Chronic or persistent nasal colonization by S aureus occurs in 10-20% of healthy individuals; transient or short-lived colonization occurs in up to 70-90%. Higher rates of colonization occur in hemodialysis and HIV-infected patients, among others. Given that most staphylococcal infections develop in those already colonized with the organism, it would seem reasonable to speculate that eradicating the colonizing bacteria should reduce the likelihood of infection. Because the most important locus of staphylococcal colonization is the nasal mucosa, application of an antistaphylococcal agent to the nose—and mupirocin (Bactroban®) has emerged as the agent of choice—has been investigated intensively. Several well-designed, placebo-controlled, prospective, double-blinded studies have demonstrated that nasal mupirocin can effectively reduce staphylococcal infections in hemodialysis, peritoneal dialysis, and certain other defined populations.1,2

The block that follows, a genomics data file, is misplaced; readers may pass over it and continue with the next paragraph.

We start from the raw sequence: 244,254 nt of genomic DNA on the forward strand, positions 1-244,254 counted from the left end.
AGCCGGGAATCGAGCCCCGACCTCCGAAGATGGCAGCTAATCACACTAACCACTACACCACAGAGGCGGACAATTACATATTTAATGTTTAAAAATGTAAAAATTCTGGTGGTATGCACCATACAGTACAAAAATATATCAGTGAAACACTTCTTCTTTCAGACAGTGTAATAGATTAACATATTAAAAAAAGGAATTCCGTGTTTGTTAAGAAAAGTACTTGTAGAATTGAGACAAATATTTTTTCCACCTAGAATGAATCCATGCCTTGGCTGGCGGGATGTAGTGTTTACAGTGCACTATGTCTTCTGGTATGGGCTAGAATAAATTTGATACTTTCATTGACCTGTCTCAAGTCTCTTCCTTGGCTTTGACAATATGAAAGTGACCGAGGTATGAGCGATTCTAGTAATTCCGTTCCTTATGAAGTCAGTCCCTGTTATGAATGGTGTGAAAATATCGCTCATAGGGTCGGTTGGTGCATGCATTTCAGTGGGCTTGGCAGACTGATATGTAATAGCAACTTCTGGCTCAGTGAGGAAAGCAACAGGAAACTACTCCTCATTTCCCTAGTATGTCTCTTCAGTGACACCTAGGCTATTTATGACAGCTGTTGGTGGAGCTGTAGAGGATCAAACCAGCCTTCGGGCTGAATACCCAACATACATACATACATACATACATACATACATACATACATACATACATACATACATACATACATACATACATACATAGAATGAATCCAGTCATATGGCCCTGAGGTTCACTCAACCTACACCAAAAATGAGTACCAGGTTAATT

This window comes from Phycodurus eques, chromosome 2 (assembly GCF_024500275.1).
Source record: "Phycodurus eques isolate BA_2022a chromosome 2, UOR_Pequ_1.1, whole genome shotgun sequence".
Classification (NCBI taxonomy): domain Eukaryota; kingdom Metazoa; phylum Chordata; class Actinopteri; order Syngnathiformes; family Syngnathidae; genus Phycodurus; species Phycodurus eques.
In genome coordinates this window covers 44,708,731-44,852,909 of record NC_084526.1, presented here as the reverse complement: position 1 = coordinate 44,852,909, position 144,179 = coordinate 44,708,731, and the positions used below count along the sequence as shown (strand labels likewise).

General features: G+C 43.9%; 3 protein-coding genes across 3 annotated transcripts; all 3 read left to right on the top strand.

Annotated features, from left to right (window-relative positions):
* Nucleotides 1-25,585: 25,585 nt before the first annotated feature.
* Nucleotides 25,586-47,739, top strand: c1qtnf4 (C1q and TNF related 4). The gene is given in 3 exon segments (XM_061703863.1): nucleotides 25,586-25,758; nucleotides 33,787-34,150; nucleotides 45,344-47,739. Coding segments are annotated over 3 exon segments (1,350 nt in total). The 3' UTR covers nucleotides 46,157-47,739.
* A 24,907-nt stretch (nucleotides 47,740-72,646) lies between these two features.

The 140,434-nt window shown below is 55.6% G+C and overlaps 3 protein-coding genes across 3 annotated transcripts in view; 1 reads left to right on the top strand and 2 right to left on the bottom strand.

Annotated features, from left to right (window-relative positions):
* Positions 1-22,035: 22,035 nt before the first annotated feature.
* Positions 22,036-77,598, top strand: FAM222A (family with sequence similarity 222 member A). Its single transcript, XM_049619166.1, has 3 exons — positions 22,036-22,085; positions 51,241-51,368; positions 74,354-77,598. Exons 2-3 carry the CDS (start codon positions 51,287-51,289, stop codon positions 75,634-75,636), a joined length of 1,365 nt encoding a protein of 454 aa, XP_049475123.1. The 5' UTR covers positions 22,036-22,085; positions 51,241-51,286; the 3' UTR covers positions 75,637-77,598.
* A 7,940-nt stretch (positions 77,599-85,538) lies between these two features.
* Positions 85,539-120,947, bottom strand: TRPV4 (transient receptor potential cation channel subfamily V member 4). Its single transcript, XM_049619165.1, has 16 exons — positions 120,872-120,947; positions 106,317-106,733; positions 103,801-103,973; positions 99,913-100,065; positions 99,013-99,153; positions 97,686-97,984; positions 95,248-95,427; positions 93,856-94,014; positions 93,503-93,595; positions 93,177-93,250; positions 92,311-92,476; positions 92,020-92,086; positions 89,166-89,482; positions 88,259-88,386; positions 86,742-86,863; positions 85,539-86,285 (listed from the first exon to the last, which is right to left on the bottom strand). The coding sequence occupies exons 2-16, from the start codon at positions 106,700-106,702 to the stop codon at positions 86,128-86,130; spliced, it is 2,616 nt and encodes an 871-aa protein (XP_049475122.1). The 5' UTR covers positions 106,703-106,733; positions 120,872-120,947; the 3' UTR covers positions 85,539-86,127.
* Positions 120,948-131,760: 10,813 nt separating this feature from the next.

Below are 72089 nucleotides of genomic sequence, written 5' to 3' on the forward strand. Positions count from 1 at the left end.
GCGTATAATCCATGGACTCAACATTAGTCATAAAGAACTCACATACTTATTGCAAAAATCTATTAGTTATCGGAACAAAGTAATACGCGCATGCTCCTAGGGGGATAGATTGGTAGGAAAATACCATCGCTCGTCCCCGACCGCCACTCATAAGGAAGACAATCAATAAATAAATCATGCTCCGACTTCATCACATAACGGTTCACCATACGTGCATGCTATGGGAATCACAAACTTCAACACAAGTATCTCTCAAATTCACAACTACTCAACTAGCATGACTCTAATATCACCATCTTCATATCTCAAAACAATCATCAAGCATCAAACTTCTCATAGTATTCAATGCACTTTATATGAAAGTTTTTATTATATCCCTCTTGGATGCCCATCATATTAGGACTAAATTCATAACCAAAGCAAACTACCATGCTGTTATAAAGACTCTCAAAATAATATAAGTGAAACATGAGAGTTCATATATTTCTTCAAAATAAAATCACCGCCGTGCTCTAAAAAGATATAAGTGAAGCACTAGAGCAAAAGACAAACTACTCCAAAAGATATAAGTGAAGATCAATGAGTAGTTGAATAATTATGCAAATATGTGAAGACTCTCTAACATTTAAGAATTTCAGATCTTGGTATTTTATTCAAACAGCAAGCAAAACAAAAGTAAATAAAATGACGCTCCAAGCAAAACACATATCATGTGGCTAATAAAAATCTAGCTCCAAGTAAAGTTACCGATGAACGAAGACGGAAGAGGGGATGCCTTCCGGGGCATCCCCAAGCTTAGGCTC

Wertheim et al directed their attention to a different population: the nonsurgical hospitalized patient. The rationale here is that S aureus is a frequent cause of hospital-acquired infections. If these infections could be prevented, morbidity and mortality associated with hospitalization could be reduced, and both patients and the health care system in general would be the winners. From a population of more than 17,000 hospitalized patients over a 2-year period, Wertheim et al identified one-quarter with S aureus nasal colonization. After a large number of patients were excluded for what appear to have been valid exclusionary criteria, half of the remaining 1600-plus patients were then randomized to receive a 5-day treatment course of either nasal mupirocin or a placebo. S aureus infections were then identified by positive cultures for the organism over the period of hospitalization and for 6 weeks thereafter. One could quibble with this method of defining nosocomial infection. A number of patients may well have developed staphylococcal infection and not had cultures performed; their infections would have escaped detection. Wertheim et al argue that such events may well have occurred, but should have done so with equal frequency in treatment and placebo groups and should therefore not have altered their findings.